Classic Persian Salad - cukes, tomatoes, fresh red onion, fresh mint. Mmmmmmmmm. I even got to use the pretty little Persian Cucumbers that I bought on our international shopping expedition.

My aunt Laura brought along a super delicious fruit salad - berries, citrus (tangerines, blood oranges, and cara cara oranges!), pears, apples... mmmm.

Our friend Jasmine brought this GORGEOUS apple dish - apples, sugar syrup and rosewater. It was so, so, so good.

A pomegranate spritzer drink I concocted - two pints of fresh pomegranate juice from the farmer's market, with a big bottle of sparkling water, and a squeeze of fresh lime, with a few lime slices in there. So Good!!!

Special Chickpea Cookies. I followed this recipe.* I won't lie, this recipe was seriously irritating, but I think that's par for the course. These cookies are meant to be quite dry and crumbly, so working with the "dough" is pretty maddening at times. I cheated and added 1 extra tablespoon of rosewater, though I'm not sure it helped too much. But, they came out much better than my previous efforts based on other recipes, so I'm very grateful for that. *(For anyone interested, I roasted the flour myself - for about 10 minutes at 170 F. )

Pomegranate Walnut Cookies... these aren't traditional at all, in fact, I made them up! But, hey - with pomegranates and walnuts and cardamom, I'm sure no one would object. They turned out quite nicely indeed, and my little nephew Chris was especially into them.

Pomegranate Walnut Cookies

1/2 cup FINELY chopped walnuts (pretty much minced, almost a course meal)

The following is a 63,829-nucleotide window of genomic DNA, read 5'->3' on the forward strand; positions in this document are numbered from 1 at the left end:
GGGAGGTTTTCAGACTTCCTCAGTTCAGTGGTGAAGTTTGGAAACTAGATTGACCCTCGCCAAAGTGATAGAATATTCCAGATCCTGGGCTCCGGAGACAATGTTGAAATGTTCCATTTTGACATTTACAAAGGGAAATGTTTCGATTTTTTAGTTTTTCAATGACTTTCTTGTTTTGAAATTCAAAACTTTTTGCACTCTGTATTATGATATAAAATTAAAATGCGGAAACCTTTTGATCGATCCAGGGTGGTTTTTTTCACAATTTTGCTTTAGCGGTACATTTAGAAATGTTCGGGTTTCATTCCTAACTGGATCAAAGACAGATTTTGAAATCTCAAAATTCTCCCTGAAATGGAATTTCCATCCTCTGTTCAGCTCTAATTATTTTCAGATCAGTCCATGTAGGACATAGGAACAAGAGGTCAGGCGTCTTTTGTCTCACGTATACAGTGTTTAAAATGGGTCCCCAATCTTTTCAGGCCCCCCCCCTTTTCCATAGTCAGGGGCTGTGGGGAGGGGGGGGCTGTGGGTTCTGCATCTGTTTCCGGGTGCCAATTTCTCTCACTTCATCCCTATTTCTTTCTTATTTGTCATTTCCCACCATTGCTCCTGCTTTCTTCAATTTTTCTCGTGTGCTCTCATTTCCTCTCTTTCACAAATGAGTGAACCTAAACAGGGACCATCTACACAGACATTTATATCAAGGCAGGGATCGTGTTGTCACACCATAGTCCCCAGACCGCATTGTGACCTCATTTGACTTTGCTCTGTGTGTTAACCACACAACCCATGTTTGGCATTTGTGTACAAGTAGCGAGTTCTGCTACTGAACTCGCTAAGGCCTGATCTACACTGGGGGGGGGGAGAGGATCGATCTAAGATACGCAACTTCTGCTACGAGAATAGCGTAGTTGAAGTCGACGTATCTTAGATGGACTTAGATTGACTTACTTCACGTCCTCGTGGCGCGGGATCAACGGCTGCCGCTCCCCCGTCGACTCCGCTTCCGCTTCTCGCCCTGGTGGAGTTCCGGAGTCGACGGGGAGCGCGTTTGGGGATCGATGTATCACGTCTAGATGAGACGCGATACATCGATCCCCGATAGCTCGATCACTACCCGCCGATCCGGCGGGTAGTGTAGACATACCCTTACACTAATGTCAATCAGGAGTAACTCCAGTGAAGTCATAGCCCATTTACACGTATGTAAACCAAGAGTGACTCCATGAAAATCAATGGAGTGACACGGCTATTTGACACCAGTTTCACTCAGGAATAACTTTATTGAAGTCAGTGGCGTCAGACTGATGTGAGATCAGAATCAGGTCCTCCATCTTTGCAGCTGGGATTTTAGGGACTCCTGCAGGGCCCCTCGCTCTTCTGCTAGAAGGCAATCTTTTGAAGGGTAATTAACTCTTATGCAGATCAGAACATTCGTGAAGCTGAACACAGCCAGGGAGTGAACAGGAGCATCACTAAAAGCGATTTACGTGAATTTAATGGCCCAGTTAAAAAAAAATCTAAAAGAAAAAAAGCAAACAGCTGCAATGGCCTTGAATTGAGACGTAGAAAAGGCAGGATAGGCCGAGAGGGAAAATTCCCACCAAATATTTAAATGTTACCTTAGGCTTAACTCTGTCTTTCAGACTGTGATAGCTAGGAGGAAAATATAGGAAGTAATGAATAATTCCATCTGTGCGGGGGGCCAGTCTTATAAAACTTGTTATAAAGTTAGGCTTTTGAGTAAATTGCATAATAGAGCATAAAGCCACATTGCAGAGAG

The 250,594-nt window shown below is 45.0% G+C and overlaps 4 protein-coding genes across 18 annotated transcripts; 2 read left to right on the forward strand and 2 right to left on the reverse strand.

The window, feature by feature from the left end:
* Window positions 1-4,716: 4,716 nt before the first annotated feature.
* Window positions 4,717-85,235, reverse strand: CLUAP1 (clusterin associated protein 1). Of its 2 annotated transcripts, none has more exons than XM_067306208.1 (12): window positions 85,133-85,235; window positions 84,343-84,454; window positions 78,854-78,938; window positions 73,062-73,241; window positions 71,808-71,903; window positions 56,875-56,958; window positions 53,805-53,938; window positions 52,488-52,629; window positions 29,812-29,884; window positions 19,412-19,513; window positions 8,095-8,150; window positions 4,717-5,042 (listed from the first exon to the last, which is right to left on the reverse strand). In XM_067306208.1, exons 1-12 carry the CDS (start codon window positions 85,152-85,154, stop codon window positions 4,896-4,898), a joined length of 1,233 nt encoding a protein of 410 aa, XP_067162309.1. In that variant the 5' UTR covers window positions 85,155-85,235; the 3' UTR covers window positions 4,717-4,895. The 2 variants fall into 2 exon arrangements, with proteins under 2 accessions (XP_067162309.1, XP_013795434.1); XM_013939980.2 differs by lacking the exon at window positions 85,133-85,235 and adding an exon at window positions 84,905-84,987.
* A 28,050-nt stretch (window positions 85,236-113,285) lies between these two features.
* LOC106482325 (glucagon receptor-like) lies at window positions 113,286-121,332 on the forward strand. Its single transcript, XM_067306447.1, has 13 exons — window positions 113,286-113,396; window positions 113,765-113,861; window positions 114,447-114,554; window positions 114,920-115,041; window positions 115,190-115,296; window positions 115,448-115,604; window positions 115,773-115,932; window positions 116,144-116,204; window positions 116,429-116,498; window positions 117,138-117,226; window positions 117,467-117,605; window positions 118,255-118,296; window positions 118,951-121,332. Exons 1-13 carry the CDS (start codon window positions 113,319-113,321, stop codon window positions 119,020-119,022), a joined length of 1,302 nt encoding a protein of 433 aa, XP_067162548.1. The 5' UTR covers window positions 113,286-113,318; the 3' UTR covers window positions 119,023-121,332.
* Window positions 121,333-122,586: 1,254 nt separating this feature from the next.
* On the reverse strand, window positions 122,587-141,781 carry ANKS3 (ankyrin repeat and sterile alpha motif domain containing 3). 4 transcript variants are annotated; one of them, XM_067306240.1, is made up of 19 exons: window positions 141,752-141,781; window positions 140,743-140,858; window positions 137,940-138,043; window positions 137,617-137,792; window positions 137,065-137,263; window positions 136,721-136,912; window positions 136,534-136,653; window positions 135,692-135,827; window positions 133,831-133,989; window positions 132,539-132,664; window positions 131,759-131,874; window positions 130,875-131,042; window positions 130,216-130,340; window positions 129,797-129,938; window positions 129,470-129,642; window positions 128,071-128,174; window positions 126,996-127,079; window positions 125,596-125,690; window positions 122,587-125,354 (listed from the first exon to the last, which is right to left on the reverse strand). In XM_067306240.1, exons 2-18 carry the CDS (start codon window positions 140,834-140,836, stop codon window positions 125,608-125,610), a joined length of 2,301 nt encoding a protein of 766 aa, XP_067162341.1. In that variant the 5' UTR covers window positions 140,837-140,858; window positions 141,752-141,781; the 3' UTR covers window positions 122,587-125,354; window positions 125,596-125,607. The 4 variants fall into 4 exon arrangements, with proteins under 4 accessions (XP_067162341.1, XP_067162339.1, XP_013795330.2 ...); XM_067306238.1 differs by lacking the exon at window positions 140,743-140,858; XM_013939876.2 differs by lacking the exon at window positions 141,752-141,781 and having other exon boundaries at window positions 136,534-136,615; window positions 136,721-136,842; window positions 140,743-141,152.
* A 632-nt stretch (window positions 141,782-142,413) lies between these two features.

1/2 c whole spelt flour
1/4 cup all-purpose flour
1 tsp baking powder
1/2 tsp baking soda
1/4 tsp cardamom
1/4 cup sugar
pinch salt
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1/3 cup pomegranate molasses
2 T canola oil
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2 Tbsp coarsely chopped walnuts or walnut halves
3-4 Tbsp raw/turbinado sugar

Preheat oven to 350 F. In a medium sized bowl, whisk together all the dry ingredients (chopped walnuts -> salt). In a separate, smaller bowl, whisk together the molasses and oil. Pour the wet into the dry and stir to combine. Have your raw sugar ready in a small bowl or shallow cup. Form into small walnut-sized balls and dip/roll the ball into the raw sugar, then place on a cookie sheet lined with parchment or silpat. The cookies will spread, so place them about 3-4 inches apart from one another. After all the cookies are on the cookie sheet, take a walnut piece and gently press one walnut piece into the middle of each cookie - lightly flattening the cookie ball a little in the process. Bake for 12-15 minutes until the outer edges of the cookies are slightly darker. Yields about 20 3-inch cookies.